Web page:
Malaysia takes the road less travelled

Written by Timsy Jaipuria | New Delhi | Updated: Oct 18 2014, 17:21pm hrs
At a time Indias public-private partnership (PPP) projects designed for highway construction have few takers, banks have developed cold feet with regard to the sector and a disgruntled government is busy revisiting the model of publicly funded (engineering, procurement and construction or EPC) projects, some foreign investors seem to provide a contrast. Emboldened by the interest evinced by the Malaysian governments Construction Industry Development Board (CIDB) in five PPP projects that had got no bids, the ministry of road transport and highways is giving the projects another try by relaunching them, shelving a plan to develop these projects through EPC contracts.

The projects that will be placed again before potential investors have an estimated total cost of over Rs 9,300 crore and include the R4,500-crore Eastern Peripheral Expressway in the National Capital Region and two long stretches in Punjab. In PPP projects, developers and the government enter into a concession agreement that provides for the former to recoup their investments with profits by tolling. In the past, some leading domestic infrastructure firms deserted high-profile highway projects awarded to them after competitive selection, citing toll collections falling way behind projections and escalation in project costs owing to delays in various clearances.

While CIDB, formed under an Act of that countrys Parliament, promotes the interests and capabilities of infrastructure firms in Malaysia, China is also looking at Indias road projects with renewed interest, though Beijing would in most cases prefer EPC projects and would want them to be given to Chinese firms, disinclined as it is to come in through the competitive route.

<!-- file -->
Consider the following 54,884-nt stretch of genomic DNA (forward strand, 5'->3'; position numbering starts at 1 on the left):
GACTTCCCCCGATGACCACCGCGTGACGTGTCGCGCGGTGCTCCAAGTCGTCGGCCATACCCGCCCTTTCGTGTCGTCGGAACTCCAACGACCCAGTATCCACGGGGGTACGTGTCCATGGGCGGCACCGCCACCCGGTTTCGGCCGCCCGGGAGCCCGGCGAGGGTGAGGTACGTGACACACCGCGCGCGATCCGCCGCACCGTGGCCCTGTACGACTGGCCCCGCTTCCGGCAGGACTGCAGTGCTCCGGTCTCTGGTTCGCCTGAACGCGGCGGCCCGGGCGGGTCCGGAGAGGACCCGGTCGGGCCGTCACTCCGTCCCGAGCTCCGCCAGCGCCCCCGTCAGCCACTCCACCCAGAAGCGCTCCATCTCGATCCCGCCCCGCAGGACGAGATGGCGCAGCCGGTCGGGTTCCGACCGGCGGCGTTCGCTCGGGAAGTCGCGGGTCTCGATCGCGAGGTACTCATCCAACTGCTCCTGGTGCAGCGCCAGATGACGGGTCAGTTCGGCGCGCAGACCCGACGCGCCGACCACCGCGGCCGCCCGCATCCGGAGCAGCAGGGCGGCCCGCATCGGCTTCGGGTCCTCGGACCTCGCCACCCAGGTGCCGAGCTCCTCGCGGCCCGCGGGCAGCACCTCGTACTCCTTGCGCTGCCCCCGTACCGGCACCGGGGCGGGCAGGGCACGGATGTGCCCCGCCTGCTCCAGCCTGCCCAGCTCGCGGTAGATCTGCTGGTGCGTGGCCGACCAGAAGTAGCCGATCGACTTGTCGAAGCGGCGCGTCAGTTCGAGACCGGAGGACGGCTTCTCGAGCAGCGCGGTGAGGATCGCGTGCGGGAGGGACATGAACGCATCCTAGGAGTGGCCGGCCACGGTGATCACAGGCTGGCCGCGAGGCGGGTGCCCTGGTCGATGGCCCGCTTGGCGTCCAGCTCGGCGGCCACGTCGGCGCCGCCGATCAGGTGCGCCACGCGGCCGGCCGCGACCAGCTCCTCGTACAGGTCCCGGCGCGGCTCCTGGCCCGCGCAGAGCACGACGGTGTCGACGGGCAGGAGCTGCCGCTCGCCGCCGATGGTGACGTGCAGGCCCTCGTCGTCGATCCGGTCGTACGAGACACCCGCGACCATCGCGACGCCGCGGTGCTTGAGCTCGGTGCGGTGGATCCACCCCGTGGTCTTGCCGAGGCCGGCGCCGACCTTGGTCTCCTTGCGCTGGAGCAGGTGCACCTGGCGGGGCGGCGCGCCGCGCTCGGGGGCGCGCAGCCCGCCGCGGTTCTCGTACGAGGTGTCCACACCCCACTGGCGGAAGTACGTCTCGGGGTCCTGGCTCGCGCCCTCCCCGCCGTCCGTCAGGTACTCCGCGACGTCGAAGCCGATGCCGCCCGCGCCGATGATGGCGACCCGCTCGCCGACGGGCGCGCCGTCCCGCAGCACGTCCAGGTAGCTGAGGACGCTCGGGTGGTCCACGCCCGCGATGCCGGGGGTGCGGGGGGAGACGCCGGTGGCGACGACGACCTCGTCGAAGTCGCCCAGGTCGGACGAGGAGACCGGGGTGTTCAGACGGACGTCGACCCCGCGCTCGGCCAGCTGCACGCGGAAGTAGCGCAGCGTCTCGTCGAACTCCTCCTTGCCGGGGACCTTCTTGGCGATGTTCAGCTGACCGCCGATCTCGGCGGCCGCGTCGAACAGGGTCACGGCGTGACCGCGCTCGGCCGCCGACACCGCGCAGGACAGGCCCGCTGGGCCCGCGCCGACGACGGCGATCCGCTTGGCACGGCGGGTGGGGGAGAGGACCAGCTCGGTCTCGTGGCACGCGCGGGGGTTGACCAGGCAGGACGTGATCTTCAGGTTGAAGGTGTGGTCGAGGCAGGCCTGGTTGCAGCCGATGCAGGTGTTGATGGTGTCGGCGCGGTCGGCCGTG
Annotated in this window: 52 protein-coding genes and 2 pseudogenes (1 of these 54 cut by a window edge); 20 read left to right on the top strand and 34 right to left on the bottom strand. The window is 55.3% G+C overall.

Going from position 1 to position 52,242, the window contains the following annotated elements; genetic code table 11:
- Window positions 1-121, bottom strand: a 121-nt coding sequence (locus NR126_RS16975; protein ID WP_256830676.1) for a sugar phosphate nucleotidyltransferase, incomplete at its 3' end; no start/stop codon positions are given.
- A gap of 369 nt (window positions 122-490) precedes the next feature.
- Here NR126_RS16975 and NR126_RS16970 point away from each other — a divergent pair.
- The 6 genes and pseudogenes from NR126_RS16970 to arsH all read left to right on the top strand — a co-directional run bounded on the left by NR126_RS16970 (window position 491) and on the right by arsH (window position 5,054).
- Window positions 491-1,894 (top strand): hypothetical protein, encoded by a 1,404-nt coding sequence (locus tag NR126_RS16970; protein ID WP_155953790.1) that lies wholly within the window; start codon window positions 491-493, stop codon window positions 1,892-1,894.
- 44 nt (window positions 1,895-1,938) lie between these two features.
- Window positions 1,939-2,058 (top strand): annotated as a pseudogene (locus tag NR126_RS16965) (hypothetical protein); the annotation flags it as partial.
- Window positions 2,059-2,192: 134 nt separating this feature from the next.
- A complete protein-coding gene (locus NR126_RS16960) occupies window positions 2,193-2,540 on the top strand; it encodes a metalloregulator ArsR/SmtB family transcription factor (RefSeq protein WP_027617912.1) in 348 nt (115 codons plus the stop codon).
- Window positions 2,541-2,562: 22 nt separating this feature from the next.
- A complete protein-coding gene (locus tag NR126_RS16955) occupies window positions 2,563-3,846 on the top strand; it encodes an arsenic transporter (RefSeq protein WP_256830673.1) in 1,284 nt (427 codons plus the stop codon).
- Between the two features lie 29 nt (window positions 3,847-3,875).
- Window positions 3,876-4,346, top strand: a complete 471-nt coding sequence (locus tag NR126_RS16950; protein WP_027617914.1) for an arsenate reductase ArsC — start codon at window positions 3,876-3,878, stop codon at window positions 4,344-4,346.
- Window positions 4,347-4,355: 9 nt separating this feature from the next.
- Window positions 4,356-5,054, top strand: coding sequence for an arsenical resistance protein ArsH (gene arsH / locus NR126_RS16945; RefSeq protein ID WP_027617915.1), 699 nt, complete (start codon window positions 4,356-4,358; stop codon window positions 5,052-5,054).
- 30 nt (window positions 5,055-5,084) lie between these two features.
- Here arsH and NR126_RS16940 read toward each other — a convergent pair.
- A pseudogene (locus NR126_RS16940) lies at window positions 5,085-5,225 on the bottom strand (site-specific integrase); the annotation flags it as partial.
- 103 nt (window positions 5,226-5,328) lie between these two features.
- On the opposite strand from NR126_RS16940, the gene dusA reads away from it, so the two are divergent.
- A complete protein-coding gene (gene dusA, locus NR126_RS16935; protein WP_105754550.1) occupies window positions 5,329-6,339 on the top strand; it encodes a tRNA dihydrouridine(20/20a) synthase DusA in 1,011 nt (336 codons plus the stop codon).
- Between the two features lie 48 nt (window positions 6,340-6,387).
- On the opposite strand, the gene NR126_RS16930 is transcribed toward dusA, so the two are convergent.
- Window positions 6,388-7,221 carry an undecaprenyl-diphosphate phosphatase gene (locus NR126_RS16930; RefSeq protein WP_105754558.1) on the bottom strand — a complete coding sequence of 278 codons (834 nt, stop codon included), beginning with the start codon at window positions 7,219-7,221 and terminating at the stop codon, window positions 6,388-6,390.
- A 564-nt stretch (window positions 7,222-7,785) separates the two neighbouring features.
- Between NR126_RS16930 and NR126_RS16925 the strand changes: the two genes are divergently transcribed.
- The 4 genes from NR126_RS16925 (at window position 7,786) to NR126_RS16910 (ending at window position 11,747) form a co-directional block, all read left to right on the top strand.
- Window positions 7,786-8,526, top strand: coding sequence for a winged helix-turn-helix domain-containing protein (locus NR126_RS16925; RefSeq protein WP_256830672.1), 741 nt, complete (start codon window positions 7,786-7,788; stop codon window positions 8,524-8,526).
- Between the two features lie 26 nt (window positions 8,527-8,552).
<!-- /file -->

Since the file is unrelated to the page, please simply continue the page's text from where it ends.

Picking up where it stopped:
Official sources said while four projects Malaysia has shown interest in have already been relaunched for development under the build-operate-transfer mode, in the case of the 135-km Eastern Periphery Expressway the bids will be invited this week (see table).

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Malaysia is a major potential foreign investor in India, with investments lined up in the power, oil refineries, telecommunication and electrical equipment industries, apart from highway and other infrastructure development projects.

Prior to the Malaysia showing interest in the five highway projects, the Indian government had decided to award these projects under the EPC mode, which has gained currency recently after drawing a blank between 2008 and 2012, the period that saw the PPP model being embraced by policymakers.

Close to 189 highway projects involving investments of around R1,80,000 crore are stuck due to problems of land acquisition, delays in forest and environmental clearances, non-transfer of defence land and hurdles in rail overbridges. Indian developers, confronting these problems and being financially stretched, have remained lukewarm in response to several new PPP projects presented by the government. The previous government could only manage to award projects for 3,169 km of the around 5,000 km of projects that went for bidding in 2013-14.